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Law on explicit images

Hey Sam, I'm Annabelle.

I've been worried for ages about the law against sending explicit images because boys around my age always ask to send and when i tell them it's illegal they say it's not and most girls at my school have done it at some point.

Will I get into trouble with the police if i send to someone my age and how would i report it if someone got hold of my images via screenshot?

Your knowledge would be greatly appreciated; I'm 15 by the way.

Ask Sam


Hi there,

It's illegal for someone to have sexual images of anyone under the age of 18. Sexual images might include if someone's naked, in their underwear, or pictures of them doing sexual acts - including masturbating. It's also illegal to share and send naked pictures or videos with other people. The important thing to remember is that this does include pictures of yourself - so you can be breaking the law by sending nudes if you're under 18 and the person receiving them is also doing something illegal by saving them.

It's normal to want to explore your sexuality in different ways and this might include taking pictures of yourself. It's not okay for someone to pressure you into doing anything sexual before you're ready, including taking naked photos. If someone's asking you for nudes or other sexual pictures then you have the power to say no. Saying no should be enough but if someone is still pressuring you to send pictures that you don't want to take, that's wrong and they shouldn't be doing that.

The law is there to protect you, not to try and catch you out and get you into trouble. It' s unlikely that the police would want to do anything about two young people who're doing sexual things in a safe, consenting way. That doesn't mean that you'd never get in trouble for this though as there can be some grey areas. If you were to take nudes of yourself and send them to many different people, the police might look at this differently.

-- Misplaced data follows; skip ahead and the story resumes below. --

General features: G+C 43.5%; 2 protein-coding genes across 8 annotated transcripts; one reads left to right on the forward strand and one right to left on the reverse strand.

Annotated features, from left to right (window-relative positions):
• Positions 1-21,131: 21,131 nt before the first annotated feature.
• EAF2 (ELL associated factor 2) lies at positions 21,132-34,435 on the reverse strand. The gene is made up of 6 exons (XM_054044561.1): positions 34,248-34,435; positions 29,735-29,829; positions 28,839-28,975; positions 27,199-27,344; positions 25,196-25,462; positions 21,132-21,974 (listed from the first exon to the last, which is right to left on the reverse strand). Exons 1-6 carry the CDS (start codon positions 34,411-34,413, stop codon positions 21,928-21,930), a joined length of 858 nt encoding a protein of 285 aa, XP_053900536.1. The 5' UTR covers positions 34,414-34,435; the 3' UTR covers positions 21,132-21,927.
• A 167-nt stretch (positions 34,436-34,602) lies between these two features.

There are also other dangers of sending nudes and sexting. Once you send a picture to someone it's very difficult to stop that person sharing it again with someone else. Copies of images are very easy to spread and although you might trust the person you send it to now, it's important to think about how that relationship might change in the future. There's also the risk that they might not intentionally share it but if they lose their phone or have their accounts hacked, other people might get access to pictures you didn't mean for anyone else to see.

In the end you need to make a choice about what you want to do. You have a right to explore your sexuality at your own pace and in a safe way - whatever you do needs to be for your benefit, not someone else's. Think carefully about the risks before you make that choice and ask yourself how comfortable you feel with it.

If you'd like to talk more about this, Childline counsellors are always here for you.

Thanks for your letter.

Take care,


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